The doctoral program in Behavioral and Social Health Sciences is inherently multidisciplinary. By fostering collaboration between scholars at Brown and the communities they serve, our students learn to effectively evaluate, develop and deploy health behavior interventions.
Our faculty and students engage in research that seeks to:
- Identify the social, psychological, and behavioral risk factors for disease and illness
- Understand the psychosocial determinants of health care
- Understand health protective behaviors, relationships, and institutions
- Develop and evaluate health-promoting interventions that are grounded in behavioral and social science theory
Students in the Doctoral Program in Behavioral and Social Health Sciences demonstrate mastery of relevant theory and methods, assessed via coursework and examinations, and complete a dissertation that represents original research.
As part of their education, all BSHS doctoral students are expected to develop a facility in the following core competencies:
- Analyze and explain health behavior using component principles of behavioral and/or social science theory.
- Critically evaluate quantitative and/or qualitative research methods and draw appropriate inferences from research findings.
- Develop or refine a theory-based public health intervention with clear behavior change goal(s).
- Design a plan to evaluate the fidelity, the active ingredients/mechanisms of change and the efficacy of a health behavior intervention.
- Appraise the state of knowledge and knowledge gaps within a substantive area of health behavior.
- Design and conduct original research on health behaviors and outcomes, using appropriate methods and analyses and adhering to ethical research principles.
- Demonstrate advanced communication skills by authoring original research that is disseminated to the scientific community.
To learn more about coursework, degree requirements, and more, consult the BSHS Ph.D. Doctoral Handbook:
Admission is open to qualified applicants from many disciplinary backgrounds. The program seeks students with strong potential for independent scholarship in Behavioral and Social Health Sciences (BSHS), evidenced by excellence in relevant coursework and recommendations from those in a good position to evaluate the applicant’s capabilities to pursue graduate-level research. The most competitive applicants will have earned a Master’s degree in Public Health or in a behavioral or social science field (e.g., psychology, sociology, anthropology, education, communication), or demonstrated research experience relevant to public health. All applications receive a holistic review.
Submission of GRE scores is NOT required or expected by the BSHS Program. Only if applicants lack other evidence of quantitative, verbal, or analytic writing ability should they consider providing a GRE score. Per Graduate School policy, TOEFL scores are required for students whose native language is not English. However, language proficiency examination scores are not needed from students from a non-US university where the primary language of instruction is English, or for students who hold a Bachelor's or Master’s degree from a US institution.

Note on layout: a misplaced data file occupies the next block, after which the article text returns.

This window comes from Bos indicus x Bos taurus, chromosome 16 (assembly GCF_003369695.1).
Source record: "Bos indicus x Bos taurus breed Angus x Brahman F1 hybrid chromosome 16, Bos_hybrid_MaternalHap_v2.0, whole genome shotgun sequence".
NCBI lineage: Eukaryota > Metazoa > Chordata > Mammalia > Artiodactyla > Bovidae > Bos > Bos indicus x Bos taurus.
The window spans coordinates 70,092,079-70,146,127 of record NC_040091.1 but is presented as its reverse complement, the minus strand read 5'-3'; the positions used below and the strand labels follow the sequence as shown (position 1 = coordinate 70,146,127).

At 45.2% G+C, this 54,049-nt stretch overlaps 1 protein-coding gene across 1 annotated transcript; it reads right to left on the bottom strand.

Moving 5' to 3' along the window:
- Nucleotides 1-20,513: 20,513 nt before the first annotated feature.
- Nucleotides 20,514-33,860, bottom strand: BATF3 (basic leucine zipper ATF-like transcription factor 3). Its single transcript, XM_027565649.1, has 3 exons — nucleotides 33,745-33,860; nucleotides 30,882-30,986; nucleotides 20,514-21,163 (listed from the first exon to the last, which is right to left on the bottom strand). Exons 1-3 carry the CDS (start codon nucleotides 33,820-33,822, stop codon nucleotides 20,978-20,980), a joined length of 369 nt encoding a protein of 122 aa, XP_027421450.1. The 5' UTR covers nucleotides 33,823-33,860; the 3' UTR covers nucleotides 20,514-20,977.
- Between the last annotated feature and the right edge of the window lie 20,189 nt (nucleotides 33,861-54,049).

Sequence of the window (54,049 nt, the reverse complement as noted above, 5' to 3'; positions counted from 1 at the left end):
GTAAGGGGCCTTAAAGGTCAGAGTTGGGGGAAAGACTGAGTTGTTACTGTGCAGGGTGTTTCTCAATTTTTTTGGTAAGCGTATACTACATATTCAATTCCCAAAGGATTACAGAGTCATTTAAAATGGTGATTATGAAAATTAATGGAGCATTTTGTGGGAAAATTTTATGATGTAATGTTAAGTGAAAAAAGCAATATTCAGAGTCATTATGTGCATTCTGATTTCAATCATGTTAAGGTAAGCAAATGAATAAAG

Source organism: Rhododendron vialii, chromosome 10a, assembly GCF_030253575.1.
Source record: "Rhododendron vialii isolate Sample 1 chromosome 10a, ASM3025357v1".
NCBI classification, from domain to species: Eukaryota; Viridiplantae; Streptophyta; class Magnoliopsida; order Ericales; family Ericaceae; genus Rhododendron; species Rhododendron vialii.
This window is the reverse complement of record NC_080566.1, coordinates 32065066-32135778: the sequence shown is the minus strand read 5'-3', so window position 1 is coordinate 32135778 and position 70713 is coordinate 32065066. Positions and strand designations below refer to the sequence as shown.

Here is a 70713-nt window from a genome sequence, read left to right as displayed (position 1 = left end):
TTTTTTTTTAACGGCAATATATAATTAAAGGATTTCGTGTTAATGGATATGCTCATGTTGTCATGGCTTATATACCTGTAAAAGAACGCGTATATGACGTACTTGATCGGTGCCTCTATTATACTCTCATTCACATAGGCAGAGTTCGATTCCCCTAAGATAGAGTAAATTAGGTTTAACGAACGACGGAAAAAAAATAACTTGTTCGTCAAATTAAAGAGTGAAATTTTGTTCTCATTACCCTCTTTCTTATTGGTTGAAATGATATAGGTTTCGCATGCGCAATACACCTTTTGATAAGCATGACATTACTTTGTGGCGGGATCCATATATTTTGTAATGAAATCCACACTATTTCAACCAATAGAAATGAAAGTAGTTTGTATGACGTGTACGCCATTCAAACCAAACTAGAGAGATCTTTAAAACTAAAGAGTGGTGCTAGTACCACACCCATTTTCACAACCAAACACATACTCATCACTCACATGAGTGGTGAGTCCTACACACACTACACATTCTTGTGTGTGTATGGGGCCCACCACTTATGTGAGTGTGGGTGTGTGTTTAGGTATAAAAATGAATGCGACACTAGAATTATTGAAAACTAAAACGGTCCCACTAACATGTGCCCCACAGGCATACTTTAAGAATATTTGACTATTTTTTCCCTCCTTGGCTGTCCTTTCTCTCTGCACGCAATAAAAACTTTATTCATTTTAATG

To be prepared to complete the quantitative requirements for the BSHS degree, a background in probability and/or calculus beyond just experience with statistics is strongly recommended. All applicants are asked to provide a statement about their preparation to engage in doctoral-level biostatistics.
Students will be matched with a faculty research advisor during admission and therefore should identify potential specific faculty advisors in their application. Potential applicants should review the list of faculty in the Department of Behavioral and Social Sciences (BSS) who are able to take on the advisement and funding of a doctoral student; advisors’ availability can change yearly. When contacting faculty whose research corresponds with their own interests, students should include a description of their research interests/training goals and a CV to help facilitate meaningful conversation and/or appropriate referral to other faculty colleagues. Admission will signify the willingness of one or more faculty members to serve as primary advisors.
The Brown University School of Public Health does not require the GRE. Applicants who would like to submit their GRE results are able to include them as part of their application, however, applicants who do not submit GRE scores will not be penalized. Other standardized tests (e.g. MCAT, LSAT) may be submitted as well. All submitted standardized test scores are interpreted in the context of the entire application; there are no minimum scores required. TOEFL scores are required for students whose native language is not English but may be waived for those who hold a Bachelor's or Master’s degree from a U.S. institution.
All students admitted to the Behavioral and Social Health Sciences Ph.D. program receive full funding in the form of a fellowship, teaching assistantship or research assistantship. The funding package includes tuition, health insurance and an annual stipend.